Do you think Chance Warmack and DJ Fluker and Jonathan Cooper would still be taken before Kyle Long? Do you think Trent Richardson would be taken before Doug Martin? Do you think Matt Kalil would go a round earlier than Cordy Glenn? Would Dee Milliner or Morris Claiborne get drafted? Go look at the horror show that is the top of 2013 draft. Go look at the 13-17th selections in the 2014 draft.

And isn’t it odd how certain franchises retain their positions at the top of the sport? New England, Green Bay, Baltimore, New Orleans…etc. continue to be in contention for postseason berths every year while none of them ever select in the top ten come April. How is that possible? Oh, that’s right. They choose the right players when they are on the clock.

I know why fans act the way they do. Fans invest emotionally in a team they believe can make the postseason or win a championship. That emotional investment means feeling pain should the team lose. Nobody wants to feel pain. Pain kinda stinks. Once a fan can check out, or at least say they’ve checked out, they can divest emotionally from the occurrences over the three hours of their favorite team’s game. “Lose for draft picks” is another way of saying “if I expect or hell, even WANT, my team to lose I will not feel sad about them losing”. These fans are what doctors commonly refer to as full of shit.

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Ugly, Ugly, Ugly: Bears Beat Bucs & Inch Closer to .500

| November 24th, 2014

Tampa Bay Buccaneers v Chicago Bears

Going into halftime I was fully prepared to write a “Marc Trestman Must Be Relieved of His Duties Today” column. That’s how lifeless the Bears were for thirty minutes. How thoroughly unmotivated they seemed. They would have enraged a surprisingly large and vocal crowd but the Soldier Field faithful were too bored to express anger.

Then they went into the locker room. Then they came out of the locker room.

I don’t know what Marc Trestman said to his football team. I don’t know the contents of Martellus Bennett’s MLK-inspired halftime tirade. But I do know Trestman had a tangible opportunity to display leadership. He had a chance to show the entire organization he was not only a capable leader of men but a capable leader of these specific men, in this specific locker room. And in Lovie Smith’s old locker room, Trestman delivered. If the Bears had played two second halves yesterday they would have beaten Tampa by 35 points.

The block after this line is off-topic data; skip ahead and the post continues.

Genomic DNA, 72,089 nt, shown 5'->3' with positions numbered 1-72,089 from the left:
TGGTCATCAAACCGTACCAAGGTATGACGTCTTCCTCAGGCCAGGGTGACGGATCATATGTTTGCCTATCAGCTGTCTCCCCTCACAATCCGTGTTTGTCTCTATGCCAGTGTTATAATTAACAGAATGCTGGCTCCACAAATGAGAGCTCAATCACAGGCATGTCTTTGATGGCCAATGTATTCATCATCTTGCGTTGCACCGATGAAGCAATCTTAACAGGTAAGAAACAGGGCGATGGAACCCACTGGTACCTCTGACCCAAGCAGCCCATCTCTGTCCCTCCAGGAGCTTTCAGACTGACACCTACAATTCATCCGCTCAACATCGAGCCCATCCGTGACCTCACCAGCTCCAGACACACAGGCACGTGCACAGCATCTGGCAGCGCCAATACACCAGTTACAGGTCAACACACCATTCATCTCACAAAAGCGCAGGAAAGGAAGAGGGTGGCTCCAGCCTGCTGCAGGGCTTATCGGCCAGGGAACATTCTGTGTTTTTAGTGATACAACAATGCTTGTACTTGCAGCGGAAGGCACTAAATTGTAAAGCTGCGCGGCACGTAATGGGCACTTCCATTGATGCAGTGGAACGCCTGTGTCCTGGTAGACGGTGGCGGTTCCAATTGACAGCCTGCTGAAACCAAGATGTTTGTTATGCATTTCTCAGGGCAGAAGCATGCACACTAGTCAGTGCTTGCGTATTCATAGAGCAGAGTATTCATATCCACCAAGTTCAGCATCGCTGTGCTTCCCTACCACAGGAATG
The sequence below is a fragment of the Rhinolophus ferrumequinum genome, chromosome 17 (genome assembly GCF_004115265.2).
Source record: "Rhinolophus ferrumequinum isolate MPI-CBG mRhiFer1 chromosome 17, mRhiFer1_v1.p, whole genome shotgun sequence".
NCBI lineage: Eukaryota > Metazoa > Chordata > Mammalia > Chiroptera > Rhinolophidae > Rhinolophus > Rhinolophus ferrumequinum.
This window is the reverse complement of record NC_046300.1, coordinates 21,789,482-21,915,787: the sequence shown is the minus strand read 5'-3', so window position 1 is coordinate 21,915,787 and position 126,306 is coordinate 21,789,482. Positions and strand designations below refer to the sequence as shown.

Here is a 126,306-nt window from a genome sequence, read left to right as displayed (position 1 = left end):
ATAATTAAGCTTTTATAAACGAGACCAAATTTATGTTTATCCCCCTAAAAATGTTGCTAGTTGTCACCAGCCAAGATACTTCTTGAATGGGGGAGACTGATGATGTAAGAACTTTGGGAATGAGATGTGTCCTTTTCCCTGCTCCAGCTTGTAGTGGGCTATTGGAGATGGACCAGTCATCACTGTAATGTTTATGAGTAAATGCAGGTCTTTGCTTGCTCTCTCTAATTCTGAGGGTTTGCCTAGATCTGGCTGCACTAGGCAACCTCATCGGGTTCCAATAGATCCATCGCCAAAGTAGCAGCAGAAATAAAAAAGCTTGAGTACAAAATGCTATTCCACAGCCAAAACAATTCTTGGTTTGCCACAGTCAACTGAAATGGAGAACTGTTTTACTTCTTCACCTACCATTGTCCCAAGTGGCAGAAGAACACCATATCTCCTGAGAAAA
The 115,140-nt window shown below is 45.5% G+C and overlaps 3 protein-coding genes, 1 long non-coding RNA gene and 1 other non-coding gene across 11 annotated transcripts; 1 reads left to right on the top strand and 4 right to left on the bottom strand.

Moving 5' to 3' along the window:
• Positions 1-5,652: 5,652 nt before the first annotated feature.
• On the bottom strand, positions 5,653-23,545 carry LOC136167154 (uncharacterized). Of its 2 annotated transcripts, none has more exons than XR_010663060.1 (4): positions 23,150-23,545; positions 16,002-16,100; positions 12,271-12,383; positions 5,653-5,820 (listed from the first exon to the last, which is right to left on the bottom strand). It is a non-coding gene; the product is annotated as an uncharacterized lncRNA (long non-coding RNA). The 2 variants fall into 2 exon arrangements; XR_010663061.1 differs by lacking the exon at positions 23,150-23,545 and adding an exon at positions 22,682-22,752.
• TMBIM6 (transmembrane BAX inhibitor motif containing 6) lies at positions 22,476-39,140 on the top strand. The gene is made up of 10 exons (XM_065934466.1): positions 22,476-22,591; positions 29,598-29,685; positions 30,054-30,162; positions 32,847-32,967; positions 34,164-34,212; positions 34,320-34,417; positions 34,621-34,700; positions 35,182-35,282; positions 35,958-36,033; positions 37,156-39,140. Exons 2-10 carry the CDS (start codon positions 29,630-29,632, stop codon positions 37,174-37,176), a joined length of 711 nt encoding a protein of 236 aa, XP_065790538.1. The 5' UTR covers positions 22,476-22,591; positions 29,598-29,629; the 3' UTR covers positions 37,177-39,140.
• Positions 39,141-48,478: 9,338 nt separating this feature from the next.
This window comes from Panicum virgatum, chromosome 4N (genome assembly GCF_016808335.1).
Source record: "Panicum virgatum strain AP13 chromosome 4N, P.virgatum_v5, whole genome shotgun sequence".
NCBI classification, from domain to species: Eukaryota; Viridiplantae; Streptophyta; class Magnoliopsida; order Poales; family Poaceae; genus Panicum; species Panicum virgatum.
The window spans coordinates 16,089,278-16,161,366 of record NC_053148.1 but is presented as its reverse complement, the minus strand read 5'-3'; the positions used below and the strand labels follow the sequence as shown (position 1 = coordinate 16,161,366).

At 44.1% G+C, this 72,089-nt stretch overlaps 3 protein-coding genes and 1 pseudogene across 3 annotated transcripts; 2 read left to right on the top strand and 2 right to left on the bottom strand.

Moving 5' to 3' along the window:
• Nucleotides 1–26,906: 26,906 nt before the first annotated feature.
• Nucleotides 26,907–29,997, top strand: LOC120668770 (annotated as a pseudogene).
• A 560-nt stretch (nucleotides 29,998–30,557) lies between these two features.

Do these two wins mean a lot for the Chicago Bears? No. But they were the first essential destination on the Trestman road map to remaining the Chicago Bears head coach. Now the Bears play a month of games against NFC playoff teams (even though I don’t believe the Lions will ultimately make the postseason). Now the results are measuring sticks. Now the results matter.

More thoughts on Sunday’s win over the Bucs…

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What is the Bears Offense?

| November 17th, 2014


Tweeting in-game is growing on me. Not only do I enjoy expressing joy and frustration in the moment but going back and looking at those Tweets can often tell the emotional story of a football game. Here is a Tweet from well-into the Bears victory over the Minnesota Vikings:

This offense means nothing to Cutler. He makes no plays in rhythm. Idea that changing offense will impact him is fallacy.

I don’t remember the play that spawned this comment but, quite honestly, couldn’t it have been all of them? Many individuals, including myself, have argued the Bears changing the head coach at the end of the season would be a detriment to Jay Cutler because it would be yet another system change for a player whose career has been marred by a lack of consistency in the playbook and on the field. But watching the Bears offense, even when it is performing well like Sunday, left me asking a singular question: what is the Bears offense everyone is so passionate about not changing?

I know what it’s not.

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Cutler Dominant, Bears Finally Win a Game: Recap in the Way of the Rapid Fire

| November 17th, 2014


Those who are saying the Bears should be tanking the remainder of the season are the types of fans I’ll never understand. Win games. Win as many as you can. Draft where you’re slotted. This was a nice, convincing win from the Bears. But it doesn’t mean anything if they don’t string a few together. It’s step one in a reclamation project for the coach, quarterback…etc. Here are my thoughts:

  • Yes, I’m leading off with the drive at the end of the first half. You are the Chicago Bears. You have been embarrassed on national television in consecutive games. You only have a four-point lead. You take possession at your own twenty-six with more than minute to go and a timeout and you sit on the football? If the Bears had lost this game this sequence would have made the covers of both dailies and been a talking point across the football landscape. How does Marc Trestman not understand his offense is playing at their finest level in months? How does a coach choose not to ride the hot hand and trust his quarterback? I would have loved comments from Cutler and Marshall at the half.
  • The interception thrown by Cutler at the end of that sequence was a necessary act of defiance.
  • Maybe Marquess Wilson being on the field DOES make a difference. Jeffery and Marshall played their best game as a pair by far.
  • When the Bears commit to the vertical passing game, they win. All four wins this season featured Jay Cutler throwing the ball down the field.